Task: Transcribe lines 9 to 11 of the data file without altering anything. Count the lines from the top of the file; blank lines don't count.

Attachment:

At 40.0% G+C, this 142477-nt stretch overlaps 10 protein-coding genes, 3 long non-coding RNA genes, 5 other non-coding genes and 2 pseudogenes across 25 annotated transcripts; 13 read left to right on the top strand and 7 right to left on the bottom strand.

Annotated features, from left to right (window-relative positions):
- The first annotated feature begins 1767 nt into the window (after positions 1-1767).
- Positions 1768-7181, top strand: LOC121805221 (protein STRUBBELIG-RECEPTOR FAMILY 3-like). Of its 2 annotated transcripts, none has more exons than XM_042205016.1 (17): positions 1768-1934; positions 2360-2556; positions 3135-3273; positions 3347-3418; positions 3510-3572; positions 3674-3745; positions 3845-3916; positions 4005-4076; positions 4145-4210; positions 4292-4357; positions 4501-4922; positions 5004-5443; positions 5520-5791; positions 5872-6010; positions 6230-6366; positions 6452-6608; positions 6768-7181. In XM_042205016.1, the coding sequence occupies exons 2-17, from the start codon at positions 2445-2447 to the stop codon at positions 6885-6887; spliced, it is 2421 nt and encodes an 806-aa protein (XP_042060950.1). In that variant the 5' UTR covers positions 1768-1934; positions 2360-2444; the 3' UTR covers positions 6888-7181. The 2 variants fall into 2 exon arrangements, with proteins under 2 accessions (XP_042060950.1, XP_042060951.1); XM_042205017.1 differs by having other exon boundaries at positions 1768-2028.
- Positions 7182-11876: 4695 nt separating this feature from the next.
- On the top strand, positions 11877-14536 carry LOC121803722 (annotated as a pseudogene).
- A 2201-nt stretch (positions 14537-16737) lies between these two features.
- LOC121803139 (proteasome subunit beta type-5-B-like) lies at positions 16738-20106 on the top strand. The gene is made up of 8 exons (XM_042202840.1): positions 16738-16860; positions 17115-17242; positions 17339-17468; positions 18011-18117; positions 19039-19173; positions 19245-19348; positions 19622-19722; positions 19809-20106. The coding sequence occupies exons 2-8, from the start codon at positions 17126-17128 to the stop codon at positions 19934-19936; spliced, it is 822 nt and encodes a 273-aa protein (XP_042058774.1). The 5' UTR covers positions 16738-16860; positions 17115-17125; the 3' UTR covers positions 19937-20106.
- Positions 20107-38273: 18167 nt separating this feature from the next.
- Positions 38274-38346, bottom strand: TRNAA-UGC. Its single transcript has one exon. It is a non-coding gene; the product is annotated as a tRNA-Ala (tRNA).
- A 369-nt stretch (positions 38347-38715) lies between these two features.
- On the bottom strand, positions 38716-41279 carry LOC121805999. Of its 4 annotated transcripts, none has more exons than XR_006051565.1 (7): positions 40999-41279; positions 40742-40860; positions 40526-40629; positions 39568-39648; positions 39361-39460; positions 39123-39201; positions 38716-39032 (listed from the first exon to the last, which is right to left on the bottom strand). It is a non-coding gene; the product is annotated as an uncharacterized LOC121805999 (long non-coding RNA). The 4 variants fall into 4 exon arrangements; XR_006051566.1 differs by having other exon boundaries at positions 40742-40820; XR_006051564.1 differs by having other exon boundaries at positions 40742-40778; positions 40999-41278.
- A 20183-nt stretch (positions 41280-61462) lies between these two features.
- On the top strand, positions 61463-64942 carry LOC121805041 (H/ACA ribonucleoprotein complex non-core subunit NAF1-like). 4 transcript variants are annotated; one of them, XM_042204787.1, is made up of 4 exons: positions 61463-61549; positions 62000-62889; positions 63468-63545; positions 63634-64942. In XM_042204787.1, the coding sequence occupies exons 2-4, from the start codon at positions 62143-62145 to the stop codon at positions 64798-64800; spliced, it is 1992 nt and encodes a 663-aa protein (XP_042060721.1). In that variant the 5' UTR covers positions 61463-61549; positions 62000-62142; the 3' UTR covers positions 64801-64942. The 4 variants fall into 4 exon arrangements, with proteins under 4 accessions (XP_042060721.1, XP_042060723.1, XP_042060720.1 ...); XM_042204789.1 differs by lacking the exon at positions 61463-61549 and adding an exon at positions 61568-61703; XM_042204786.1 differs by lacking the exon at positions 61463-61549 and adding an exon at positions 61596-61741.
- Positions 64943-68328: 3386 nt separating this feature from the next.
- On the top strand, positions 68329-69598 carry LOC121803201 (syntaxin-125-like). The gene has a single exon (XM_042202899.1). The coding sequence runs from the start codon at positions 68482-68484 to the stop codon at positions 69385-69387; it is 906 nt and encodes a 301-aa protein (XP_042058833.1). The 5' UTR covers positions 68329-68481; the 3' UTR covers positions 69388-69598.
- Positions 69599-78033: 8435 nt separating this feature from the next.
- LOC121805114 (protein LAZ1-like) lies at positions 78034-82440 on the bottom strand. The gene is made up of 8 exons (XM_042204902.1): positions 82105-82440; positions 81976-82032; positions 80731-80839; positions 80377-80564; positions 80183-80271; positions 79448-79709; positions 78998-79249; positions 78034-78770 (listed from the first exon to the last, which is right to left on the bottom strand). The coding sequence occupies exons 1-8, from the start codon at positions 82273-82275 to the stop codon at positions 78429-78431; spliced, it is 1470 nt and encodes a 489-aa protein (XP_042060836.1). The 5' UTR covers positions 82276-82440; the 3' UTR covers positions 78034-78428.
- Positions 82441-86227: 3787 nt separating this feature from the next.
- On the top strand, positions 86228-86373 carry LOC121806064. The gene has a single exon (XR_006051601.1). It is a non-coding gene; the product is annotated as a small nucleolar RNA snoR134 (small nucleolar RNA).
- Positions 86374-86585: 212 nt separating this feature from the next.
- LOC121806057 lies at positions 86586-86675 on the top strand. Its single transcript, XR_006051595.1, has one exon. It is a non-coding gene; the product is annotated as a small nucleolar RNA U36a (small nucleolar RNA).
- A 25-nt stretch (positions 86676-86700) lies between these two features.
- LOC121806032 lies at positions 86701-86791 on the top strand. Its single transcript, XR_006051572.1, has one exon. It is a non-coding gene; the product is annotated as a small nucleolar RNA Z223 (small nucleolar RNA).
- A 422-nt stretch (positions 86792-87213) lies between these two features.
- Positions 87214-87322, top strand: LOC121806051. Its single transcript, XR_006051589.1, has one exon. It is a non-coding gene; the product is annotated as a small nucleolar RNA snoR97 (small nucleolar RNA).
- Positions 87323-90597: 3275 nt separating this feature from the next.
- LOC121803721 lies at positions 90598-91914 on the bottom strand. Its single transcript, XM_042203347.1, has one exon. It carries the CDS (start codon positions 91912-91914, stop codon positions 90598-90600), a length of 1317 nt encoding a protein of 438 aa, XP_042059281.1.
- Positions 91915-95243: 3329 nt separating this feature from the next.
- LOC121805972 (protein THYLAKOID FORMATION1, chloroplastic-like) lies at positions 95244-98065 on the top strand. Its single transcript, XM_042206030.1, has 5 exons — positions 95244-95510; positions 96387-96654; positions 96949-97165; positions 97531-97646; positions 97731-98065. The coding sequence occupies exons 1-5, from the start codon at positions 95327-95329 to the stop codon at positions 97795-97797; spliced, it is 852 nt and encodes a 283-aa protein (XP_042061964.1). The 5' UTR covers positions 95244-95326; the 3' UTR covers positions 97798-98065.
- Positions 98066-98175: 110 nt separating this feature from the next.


- Positions 20107-38273: 18167 nt separating this feature from the next.
- Positions 38274-38346, bottom strand: TRNAA-UGC. Its single transcript has one exon. It is a non-coding gene; the product is annotated as a tRNA-Ala (tRNA).
- A 369-nt stretch (positions 38347-38715) lies between these two features.